And just like that I fell in love with my life in La Habana. I fell in love with the way the sun shines off of the catedral at sunset and the little old lady who sells coquitos on the corner and keeps trying to get me to buy raisins. I fell in love with the group of friends I have found at Casa Tacos on Neptuno and Basarrate; the cooks and bartenders who are learning English from my young Romanian friend Cosmina; the world travelers who wander through; my little 12 year old dance partner Kevin. We dance salsa and rumba in the middle of the restaurant when the days are slow and we always fill the room with laughter and smiles as we talk about life in our respective countries over mojitos. I’ve fallen in love with the humid honey thick air that makes my hair spring in all sorts of unwanted directions. I’ve even sort of fallen in love with walking down the street and being greeted by comments and open stares. I’ve learned to walk with my head held high and a spring in my step and every day I am learning more.
I decided to take the Afro-Cuban Folkloric Dance course at Instituto Superior de Arte which gives me the coveted student visa and Cuban ID I was hoping for. With this I will be able to stay longer than a tourist and pay Cuban prices for concerts. This semester we are studying the dances of the Congo: Palo, Makuta and others. By the end of each week so far I’ve been a sore, crippled mess who can hardly manage to walk home, but come Monday I somehow find the energy to do it all over again. I’ve found a marvelous piano teacher who gives me long afternoons filled with valuable musical information and conversation over coffee and rum.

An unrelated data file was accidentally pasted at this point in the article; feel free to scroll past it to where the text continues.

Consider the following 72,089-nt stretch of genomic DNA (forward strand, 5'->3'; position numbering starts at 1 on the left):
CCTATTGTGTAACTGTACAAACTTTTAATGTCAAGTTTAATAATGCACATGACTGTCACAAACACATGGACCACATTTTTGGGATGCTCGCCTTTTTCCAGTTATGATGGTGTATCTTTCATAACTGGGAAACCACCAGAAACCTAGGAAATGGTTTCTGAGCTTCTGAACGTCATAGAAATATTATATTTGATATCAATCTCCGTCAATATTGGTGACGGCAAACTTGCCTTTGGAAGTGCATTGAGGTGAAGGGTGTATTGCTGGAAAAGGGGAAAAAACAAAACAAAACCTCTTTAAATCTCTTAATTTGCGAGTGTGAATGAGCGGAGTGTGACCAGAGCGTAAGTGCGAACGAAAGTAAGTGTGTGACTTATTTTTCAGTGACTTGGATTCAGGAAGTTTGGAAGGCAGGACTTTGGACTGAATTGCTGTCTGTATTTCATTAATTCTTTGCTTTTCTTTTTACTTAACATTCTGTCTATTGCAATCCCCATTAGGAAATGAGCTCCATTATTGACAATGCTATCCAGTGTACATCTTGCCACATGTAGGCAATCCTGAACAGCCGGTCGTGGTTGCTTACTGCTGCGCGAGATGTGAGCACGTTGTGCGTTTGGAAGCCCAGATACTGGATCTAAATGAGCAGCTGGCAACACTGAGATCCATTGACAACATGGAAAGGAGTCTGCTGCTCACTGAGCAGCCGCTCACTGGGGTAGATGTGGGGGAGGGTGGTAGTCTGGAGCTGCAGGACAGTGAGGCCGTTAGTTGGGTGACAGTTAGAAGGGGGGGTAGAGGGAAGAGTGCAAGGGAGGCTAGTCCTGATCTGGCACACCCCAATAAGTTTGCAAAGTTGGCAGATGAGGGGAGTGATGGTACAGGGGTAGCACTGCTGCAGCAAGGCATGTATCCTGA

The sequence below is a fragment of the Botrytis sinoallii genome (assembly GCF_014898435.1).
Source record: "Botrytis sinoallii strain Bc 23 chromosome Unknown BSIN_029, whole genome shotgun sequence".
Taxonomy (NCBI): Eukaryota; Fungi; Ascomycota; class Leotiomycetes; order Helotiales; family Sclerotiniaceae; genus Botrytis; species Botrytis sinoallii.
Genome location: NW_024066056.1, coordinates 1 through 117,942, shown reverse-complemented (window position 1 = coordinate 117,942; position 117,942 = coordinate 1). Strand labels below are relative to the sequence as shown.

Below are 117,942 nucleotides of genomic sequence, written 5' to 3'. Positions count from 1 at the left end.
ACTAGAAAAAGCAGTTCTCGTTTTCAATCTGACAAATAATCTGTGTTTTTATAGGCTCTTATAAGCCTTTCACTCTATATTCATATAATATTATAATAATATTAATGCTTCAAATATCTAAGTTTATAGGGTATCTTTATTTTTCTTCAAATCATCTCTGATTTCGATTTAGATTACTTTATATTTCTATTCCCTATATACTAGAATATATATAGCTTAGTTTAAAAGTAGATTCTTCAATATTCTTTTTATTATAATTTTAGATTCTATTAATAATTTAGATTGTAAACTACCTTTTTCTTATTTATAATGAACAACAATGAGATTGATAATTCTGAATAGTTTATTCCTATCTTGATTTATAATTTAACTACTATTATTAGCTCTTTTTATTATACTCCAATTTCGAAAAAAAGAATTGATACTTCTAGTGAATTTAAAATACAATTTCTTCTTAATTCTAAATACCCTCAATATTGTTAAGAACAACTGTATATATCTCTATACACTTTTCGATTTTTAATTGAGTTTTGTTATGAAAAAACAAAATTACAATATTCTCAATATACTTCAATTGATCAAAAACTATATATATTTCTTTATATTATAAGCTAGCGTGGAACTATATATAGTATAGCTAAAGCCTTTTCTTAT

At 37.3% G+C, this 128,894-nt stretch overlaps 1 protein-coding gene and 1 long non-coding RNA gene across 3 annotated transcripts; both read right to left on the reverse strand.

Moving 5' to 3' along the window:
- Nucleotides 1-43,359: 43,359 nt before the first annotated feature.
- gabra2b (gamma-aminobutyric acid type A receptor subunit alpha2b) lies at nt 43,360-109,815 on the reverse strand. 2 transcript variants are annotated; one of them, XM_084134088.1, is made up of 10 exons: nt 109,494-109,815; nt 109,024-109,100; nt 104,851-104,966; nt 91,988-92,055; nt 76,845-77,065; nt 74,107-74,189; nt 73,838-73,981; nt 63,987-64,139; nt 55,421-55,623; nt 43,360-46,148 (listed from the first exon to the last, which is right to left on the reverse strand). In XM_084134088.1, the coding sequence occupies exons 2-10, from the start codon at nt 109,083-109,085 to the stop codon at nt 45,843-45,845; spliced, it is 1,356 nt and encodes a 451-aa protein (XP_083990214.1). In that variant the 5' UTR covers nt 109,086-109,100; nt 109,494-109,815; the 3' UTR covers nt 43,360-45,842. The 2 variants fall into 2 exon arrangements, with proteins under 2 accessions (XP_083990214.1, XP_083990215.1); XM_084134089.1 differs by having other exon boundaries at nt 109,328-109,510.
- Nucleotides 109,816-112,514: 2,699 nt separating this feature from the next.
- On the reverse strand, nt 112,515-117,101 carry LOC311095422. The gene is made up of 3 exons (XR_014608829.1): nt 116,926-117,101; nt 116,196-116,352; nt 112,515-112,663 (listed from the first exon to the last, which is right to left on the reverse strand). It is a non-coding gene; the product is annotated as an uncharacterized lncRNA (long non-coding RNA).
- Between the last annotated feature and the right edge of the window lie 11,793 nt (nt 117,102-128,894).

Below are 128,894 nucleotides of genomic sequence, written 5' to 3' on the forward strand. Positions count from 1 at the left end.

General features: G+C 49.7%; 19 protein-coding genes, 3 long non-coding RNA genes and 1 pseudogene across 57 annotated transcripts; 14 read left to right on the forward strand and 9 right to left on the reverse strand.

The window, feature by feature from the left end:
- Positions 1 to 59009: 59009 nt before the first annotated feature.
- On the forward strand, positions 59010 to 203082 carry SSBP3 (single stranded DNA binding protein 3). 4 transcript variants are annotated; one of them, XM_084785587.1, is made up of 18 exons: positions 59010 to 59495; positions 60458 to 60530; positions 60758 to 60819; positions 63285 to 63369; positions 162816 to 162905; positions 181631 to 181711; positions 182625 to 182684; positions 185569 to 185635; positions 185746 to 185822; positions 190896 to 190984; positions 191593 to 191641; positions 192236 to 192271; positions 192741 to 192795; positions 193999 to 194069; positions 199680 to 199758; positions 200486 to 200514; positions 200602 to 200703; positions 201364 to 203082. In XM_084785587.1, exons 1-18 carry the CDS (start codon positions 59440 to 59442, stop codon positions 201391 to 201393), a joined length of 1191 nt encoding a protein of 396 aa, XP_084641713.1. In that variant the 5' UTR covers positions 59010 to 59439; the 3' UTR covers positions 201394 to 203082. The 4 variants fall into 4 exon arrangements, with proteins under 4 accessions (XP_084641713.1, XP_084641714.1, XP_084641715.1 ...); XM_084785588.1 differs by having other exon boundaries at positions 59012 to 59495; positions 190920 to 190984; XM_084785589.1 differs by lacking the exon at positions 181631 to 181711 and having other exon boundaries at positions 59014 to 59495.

But I’ve realized that the true lesson I’m learning here has nothing to do with practicing scales or learning new dance steps. Life here challenges me in a way that I’ve never experienced before. Simply getting from point A to point B requires so much strength and self-confidence that you cannot be shy. You cannot be Minnesota nice. You have to state your purpose and take what’s yours while of course remembering to be polite and respectful to those around you. You have to claim your place in line and ask questions boldly. And if you don’t, you will be squashed into a tourist pancake before you can even blink. They will see the floundering, confused look on your face and your blinding white legs and will flock to you with hunger in their eyes.
I grow tired of the calls from every street corner of “Hey Lady!!” and “Yuma!” and “Where are you from?” I’ve started just saying “yo vivo aquí (I live here)” to avoid the question entirely. It’s strange being here as a foreigner who is not a tourist. It’s like watching a movie backwards from behind the screen. I see the little dance that Cubans put on for tourists and I see the smiles on foreigners faces as they gladly hand over their money for some such experience or service. It’s an exchange that actually works out pretty well for everyone. Sometimes tourists are getting scammed without knowing it, but they are still happy. But when those Cubans turn to me, they are quickly disappointed. I am not here to take bus tours and expensive taxis. I am not here to be guided on a safe, tidy Cuban adventure. I’m here to learn about life and the world and myself and get my hands dirty. I’m not a tourist. I’m not a Cuban. No one knows what to do with me, but that’s ok. That’s how I like it.
Sorry this is so short, but I will try to write again sooner than last time. Besos!